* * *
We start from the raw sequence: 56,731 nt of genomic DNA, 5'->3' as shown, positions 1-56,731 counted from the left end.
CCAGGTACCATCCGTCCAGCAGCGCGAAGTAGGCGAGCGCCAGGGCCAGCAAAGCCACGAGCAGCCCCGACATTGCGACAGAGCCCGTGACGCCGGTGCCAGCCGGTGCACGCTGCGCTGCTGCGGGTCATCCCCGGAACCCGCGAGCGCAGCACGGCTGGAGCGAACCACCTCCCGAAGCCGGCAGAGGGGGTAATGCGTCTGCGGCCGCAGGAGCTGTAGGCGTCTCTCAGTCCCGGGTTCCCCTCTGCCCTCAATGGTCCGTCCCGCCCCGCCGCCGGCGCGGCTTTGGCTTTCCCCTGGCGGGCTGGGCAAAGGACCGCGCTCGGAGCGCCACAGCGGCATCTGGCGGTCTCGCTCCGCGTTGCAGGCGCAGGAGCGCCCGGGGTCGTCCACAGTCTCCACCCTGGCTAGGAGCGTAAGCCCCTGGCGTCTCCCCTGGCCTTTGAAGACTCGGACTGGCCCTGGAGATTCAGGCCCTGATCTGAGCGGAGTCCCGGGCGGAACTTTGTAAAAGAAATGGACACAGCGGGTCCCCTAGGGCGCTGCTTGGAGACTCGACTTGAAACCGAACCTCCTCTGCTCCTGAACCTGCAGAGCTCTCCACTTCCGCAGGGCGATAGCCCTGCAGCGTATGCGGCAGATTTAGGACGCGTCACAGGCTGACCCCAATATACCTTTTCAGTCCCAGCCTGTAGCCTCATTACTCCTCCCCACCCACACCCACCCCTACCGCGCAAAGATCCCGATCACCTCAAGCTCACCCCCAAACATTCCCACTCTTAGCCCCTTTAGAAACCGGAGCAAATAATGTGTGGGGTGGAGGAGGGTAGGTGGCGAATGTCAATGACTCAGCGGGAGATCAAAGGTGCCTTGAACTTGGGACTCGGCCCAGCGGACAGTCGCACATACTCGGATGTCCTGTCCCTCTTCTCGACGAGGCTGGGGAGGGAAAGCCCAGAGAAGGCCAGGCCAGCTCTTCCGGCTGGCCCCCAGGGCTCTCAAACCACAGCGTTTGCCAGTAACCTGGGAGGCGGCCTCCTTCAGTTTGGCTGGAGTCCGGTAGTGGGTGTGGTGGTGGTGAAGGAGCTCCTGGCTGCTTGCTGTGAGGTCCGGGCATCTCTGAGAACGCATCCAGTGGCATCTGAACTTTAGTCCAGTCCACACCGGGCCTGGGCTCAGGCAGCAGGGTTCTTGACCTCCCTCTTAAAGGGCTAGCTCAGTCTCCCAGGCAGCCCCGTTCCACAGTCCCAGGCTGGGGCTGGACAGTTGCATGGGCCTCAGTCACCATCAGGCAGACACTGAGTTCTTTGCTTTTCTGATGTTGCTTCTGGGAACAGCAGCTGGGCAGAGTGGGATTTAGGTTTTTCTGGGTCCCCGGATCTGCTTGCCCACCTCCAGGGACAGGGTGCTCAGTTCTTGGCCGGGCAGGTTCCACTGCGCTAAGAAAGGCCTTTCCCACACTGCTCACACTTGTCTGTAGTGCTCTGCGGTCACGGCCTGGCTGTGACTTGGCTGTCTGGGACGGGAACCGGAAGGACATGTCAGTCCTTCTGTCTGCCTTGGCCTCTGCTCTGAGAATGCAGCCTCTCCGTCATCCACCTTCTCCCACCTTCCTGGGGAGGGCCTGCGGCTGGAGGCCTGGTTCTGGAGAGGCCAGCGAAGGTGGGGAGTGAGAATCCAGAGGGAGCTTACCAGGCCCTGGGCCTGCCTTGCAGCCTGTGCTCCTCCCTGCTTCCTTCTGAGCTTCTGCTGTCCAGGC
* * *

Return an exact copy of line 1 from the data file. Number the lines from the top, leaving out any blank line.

We start from the raw sequence: 56,731 nt of genomic DNA, 5'->3' as shown, positions 1-56,731 counted from the left end.